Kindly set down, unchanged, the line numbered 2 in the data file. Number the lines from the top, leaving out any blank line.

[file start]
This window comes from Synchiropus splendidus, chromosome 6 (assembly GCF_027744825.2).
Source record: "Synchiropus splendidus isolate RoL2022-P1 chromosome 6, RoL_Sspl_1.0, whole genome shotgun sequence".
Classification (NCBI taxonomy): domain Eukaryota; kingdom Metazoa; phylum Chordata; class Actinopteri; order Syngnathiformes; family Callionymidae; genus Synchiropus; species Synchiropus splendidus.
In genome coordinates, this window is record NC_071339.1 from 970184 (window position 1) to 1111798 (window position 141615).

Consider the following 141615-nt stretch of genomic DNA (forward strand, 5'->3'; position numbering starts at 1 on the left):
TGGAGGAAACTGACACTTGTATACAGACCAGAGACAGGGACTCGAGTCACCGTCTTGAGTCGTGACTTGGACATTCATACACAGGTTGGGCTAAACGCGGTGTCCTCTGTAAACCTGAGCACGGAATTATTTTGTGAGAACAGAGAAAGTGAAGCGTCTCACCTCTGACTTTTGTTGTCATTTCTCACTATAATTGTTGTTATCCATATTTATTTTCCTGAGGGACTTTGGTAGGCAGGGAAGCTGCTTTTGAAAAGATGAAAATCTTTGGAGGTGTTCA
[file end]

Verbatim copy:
Source record: "Synchiropus splendidus isolate RoL2022-P1 chromosome 6, RoL_Sspl_1.0, whole genome shotgun sequence".